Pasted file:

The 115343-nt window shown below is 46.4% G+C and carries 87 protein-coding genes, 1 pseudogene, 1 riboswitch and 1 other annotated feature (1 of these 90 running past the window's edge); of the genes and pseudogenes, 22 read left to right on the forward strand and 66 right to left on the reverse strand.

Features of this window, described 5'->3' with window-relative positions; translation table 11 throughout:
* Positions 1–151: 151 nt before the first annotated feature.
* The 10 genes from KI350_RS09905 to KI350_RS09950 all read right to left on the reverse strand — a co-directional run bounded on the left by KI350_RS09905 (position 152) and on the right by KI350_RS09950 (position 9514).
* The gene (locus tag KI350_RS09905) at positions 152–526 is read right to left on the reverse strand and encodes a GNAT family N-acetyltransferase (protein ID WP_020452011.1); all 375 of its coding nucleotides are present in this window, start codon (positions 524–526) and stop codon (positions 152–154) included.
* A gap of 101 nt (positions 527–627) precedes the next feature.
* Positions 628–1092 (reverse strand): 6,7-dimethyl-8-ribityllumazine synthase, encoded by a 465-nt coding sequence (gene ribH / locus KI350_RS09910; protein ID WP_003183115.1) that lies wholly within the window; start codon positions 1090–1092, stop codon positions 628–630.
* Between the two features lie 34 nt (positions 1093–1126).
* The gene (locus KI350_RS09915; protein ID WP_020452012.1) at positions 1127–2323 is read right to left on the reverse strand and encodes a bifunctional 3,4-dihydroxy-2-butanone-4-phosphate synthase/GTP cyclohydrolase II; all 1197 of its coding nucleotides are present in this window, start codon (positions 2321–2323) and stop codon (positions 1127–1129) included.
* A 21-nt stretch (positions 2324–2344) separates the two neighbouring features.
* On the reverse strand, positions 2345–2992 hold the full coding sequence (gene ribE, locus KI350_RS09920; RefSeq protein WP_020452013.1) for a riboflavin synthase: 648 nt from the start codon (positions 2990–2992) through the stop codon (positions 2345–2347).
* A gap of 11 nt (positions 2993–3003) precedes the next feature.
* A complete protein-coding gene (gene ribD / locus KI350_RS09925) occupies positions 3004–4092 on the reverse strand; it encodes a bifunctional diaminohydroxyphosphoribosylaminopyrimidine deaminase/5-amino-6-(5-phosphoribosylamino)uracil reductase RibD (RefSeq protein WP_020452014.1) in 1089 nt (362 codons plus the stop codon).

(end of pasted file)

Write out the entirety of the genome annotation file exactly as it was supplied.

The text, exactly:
The 115343-nt window shown below is 46.4% G+C and carries 87 protein-coding genes, 1 pseudogene, 1 riboswitch and 1 other annotated feature (1 of these 90 running past the window's edge); of the genes and pseudogenes, 22 read left to right on the forward strand and 66 right to left on the reverse strand.

Features of this window, described 5'->3' with window-relative positions; translation table 11 throughout:
* Positions 1–151: 151 nt before the first annotated feature.
* The 10 genes from KI350_RS09905 to KI350_RS09950 all read right to left on the reverse strand — a co-directional run bounded on the left by KI350_RS09905 (position 152) and on the right by KI350_RS09950 (position 9514).
* The gene (locus tag KI350_RS09905) at positions 152–526 is read right to left on the reverse strand and encodes a GNAT family N-acetyltransferase (protein ID WP_020452011.1); all 375 of its coding nucleotides are present in this window, start codon (positions 524–526) and stop codon (positions 152–154) included.
* A gap of 101 nt (positions 527–627) precedes the next feature.
* Positions 628–1092 (reverse strand): 6,7-dimethyl-8-ribityllumazine synthase, encoded by a 465-nt coding sequence (gene ribH / locus KI350_RS09910; protein ID WP_003183115.1) that lies wholly within the window; start codon positions 1090–1092, stop codon positions 628–630.
* Between the two features lie 34 nt (positions 1093–1126).
* The gene (locus KI350_RS09915; protein ID WP_020452012.1) at positions 1127–2323 is read right to left on the reverse strand and encodes a bifunctional 3,4-dihydroxy-2-butanone-4-phosphate synthase/GTP cyclohydrolase II; all 1197 of its coding nucleotides are present in this window, start codon (positions 2321–2323) and stop codon (positions 1127–1129) included.
* A 21-nt stretch (positions 2324–2344) separates the two neighbouring features.
* On the reverse strand, positions 2345–2992 hold the full coding sequence (gene ribE, locus KI350_RS09920; RefSeq protein WP_020452013.1) for a riboflavin synthase: 648 nt from the start codon (positions 2990–2992) through the stop codon (positions 2345–2347).
* A gap of 11 nt (positions 2993–3003) precedes the next feature.
* A complete protein-coding gene (gene ribD / locus KI350_RS09925) occupies positions 3004–4092 on the reverse strand; it encodes a bifunctional diaminohydroxyphosphoribosylaminopyrimidine deaminase/5-amino-6-(5-phosphoribosylamino)uracil reductase RibD (RefSeq protein WP_020452014.1) in 1089 nt (362 codons plus the stop codon).